Google Profit and Revenue up in Q1
Google grew its profit and revenue in the first quarter, ended March 31, despite a tough economic environment that is affecting online advertising spending, the company's main revenue engine.
Google reported revenue of US$5.51 billion in 2009's first quarter, up 6 percent compared to the $5.2 billion in revenue it generated in the first quarter of 2008, the company said Thursday.
Subtracting commissions and fees Google pays to advertising and distribution partners, revenue came in at $4.07 billion, slightly missing the consensus forecast of $4.08 billion from analysts polled by Thomson Reuters.
Google had net income of $1.42 billion, or $4.49 per share, compared with net income of $1.31 billion, or $4.12 per share, in 2008's first quarter.
On a pro-forma basis, which excludes certain one-time items, net income was $1.64 billion, or $5.16 per share, beating the analysts' expectation of $4.93 per share, and exceeding pro-forma net income of 2008's first quarter, which was $1.54 billion, or $4.84 per share.
"Even when the economy and advertising are in the state they're in, Google is still capable of impressing," said Gartner analyst Andrew Frank in an interview.
During a conference call to discuss the results, Google CEO Eric Schmidt said he was satisfied with the quarterly financial performance, considering the global economic crisis, and attributed the rise in revenue to growth in search queries.
"Despite the tough economic climate, we think Google had a good quarter," Schmidt said, adding that he considers the economy to be "still basically in unchartered territory."
People are still using Google's search engines, but they're buying fewer and less-expensive products from advertisers, which means the sales conversion rates for ads are dropping, he said. As a consequence, marketers are spending less in order to balance their advertising return on investment (ROI).
"No company is recession-proof, and Google is absolutely feeling the impact," Schmidt said, warning that the company has now entered its historically weaker season: the second and third quarters.
However, he expressed confidence in what he considers the higher accountability and effectiveness of Google's search advertising model, particularly its auction-based approach to setting pay-per-click fees for ads. Google also benefits from the continued increase in Internet usage and the continued shift of ad spending to the online medium, he said.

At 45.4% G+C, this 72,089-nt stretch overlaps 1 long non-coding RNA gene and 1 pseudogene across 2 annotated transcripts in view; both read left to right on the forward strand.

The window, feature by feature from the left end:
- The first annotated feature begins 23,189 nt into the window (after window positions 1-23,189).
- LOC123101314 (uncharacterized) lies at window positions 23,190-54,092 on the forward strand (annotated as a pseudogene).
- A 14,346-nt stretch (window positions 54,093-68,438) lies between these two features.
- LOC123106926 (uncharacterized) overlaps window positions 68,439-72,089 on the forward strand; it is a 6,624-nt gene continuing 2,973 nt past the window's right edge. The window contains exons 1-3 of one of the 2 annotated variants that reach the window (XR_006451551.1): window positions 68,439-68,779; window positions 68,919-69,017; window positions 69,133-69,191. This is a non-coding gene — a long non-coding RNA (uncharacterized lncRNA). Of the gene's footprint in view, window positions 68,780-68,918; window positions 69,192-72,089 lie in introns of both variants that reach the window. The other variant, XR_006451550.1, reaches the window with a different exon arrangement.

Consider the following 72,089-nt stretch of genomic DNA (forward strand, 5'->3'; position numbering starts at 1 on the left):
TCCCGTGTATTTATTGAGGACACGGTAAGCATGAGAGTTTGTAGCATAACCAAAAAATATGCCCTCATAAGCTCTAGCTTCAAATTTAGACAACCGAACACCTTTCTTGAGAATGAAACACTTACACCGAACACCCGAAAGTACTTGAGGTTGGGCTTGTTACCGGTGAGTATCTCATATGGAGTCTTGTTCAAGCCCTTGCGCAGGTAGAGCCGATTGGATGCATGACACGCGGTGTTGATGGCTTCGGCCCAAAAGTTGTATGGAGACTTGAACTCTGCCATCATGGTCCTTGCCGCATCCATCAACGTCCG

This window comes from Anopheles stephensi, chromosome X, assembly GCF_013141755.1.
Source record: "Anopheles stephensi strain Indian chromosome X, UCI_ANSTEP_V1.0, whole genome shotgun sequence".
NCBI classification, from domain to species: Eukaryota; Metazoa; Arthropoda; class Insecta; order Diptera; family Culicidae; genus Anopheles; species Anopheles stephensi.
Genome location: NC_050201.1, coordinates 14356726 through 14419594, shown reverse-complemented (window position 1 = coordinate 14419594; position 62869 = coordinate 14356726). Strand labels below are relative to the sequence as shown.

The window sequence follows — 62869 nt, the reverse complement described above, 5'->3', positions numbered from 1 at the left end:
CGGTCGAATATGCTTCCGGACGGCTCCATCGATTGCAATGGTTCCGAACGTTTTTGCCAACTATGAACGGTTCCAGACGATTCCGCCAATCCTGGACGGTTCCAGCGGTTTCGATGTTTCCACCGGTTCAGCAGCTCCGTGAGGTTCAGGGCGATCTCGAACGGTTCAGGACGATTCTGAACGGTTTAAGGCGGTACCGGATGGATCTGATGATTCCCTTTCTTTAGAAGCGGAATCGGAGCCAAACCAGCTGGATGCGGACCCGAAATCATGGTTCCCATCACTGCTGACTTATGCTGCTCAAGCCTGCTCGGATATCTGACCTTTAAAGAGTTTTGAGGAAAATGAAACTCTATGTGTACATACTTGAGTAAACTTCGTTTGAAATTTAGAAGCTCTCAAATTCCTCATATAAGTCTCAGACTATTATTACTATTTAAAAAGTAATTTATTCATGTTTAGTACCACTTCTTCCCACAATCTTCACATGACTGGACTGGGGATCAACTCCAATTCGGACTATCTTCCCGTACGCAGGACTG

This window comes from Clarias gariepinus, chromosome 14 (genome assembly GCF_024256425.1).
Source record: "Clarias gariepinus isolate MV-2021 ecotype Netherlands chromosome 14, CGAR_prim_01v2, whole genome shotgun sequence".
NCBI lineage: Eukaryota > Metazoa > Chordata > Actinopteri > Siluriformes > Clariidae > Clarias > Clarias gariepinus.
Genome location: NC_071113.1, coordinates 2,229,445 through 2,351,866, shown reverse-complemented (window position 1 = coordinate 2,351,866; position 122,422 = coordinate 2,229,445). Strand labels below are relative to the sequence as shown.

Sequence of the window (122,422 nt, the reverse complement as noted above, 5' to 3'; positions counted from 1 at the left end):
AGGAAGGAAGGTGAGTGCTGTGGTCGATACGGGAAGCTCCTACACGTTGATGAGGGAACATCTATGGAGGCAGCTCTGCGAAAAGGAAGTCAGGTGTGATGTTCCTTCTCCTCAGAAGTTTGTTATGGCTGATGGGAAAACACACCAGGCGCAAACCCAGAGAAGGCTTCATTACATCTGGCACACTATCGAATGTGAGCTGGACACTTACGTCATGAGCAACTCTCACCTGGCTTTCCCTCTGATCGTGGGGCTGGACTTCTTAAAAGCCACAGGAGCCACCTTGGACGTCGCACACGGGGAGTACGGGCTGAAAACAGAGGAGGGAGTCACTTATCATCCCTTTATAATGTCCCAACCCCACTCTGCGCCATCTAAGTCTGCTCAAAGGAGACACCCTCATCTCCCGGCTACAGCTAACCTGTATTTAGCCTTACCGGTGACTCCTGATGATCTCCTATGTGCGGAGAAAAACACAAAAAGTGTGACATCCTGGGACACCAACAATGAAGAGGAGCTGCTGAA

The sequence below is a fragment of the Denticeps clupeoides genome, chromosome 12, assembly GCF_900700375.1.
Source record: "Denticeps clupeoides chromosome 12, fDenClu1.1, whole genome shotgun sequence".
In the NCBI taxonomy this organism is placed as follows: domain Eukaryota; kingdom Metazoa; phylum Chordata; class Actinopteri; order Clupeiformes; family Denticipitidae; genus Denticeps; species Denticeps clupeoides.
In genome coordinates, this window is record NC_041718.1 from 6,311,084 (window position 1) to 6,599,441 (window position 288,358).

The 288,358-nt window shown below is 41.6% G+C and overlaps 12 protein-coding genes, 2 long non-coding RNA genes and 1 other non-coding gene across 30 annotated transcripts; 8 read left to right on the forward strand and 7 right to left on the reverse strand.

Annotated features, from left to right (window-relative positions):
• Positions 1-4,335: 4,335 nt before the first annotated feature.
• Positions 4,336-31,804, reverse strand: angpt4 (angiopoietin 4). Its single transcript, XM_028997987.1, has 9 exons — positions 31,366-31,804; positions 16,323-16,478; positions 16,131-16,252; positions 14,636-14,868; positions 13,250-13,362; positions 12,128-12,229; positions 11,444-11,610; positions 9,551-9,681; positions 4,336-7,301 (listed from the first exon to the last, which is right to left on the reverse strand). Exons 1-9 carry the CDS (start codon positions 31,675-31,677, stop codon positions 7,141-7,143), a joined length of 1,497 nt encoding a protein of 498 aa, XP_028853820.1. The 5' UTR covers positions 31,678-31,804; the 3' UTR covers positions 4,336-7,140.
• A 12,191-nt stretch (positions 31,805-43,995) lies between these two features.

"Google is now well-placed for the recovery when it occurs," Schmidt said.
"The first quarter demonstrated the resilience of our business model in a very severe global recession. We're going to continue to invest for the long term as we should and as we will," he added.
Gartner's Frank was struck by the focus that Schmidt and the other executives on the conference call kept on Google's core search advertising business, unlike other times when they devote more time to emerging business lines, like YouTube and enterprise IT software.
"They were very much focused on their core business without too much fluff around any of the other stuff," Frank said. "It reminded me of the phrase: 'under stress, we regress.'"
Google also announced that Omid Kordestani, senior vice president of global sales and business development and the architect of Google's extremely successful business model, is leaving his post to become senior adviser for the Office of the CEO and Founders. Nikesh Arora, president of international operations, will replace Kordestani.
Schmidt praised Kordestani, describing as brilliant the way in which "he built the business of Google."
"As the business founder of Google, no one is better placed to advise us on issues like future revenue growth for Google," Schmidt said.
The number of clicks on ads served on Google sites and its partner sites increased 17 percent compared with 2008's first quarter.
After calling it "a poor man's e-mail" recently, Schmidt had words of praise for Twitter, the micro-blogging phenomenon that some pundits believe could be an acquisition target for a major Internet player like Google or Microsoft.
"Twitter proves that innovation is alive and well in Silicon Valley," Schmidt said.
Twitter offers a very useful service by letting people and organizations provide real-time updates, he said. "The question is how can you make money at that," he said, adding that advertising is an obvious way.
Google would be very happy to help Twitter and the other companies like it to monetize their services via advertising, he said.
Google ended the quarter with 20,164 full-time employees, slightly down from the 20,222 employed as of Dec. 31, 2008.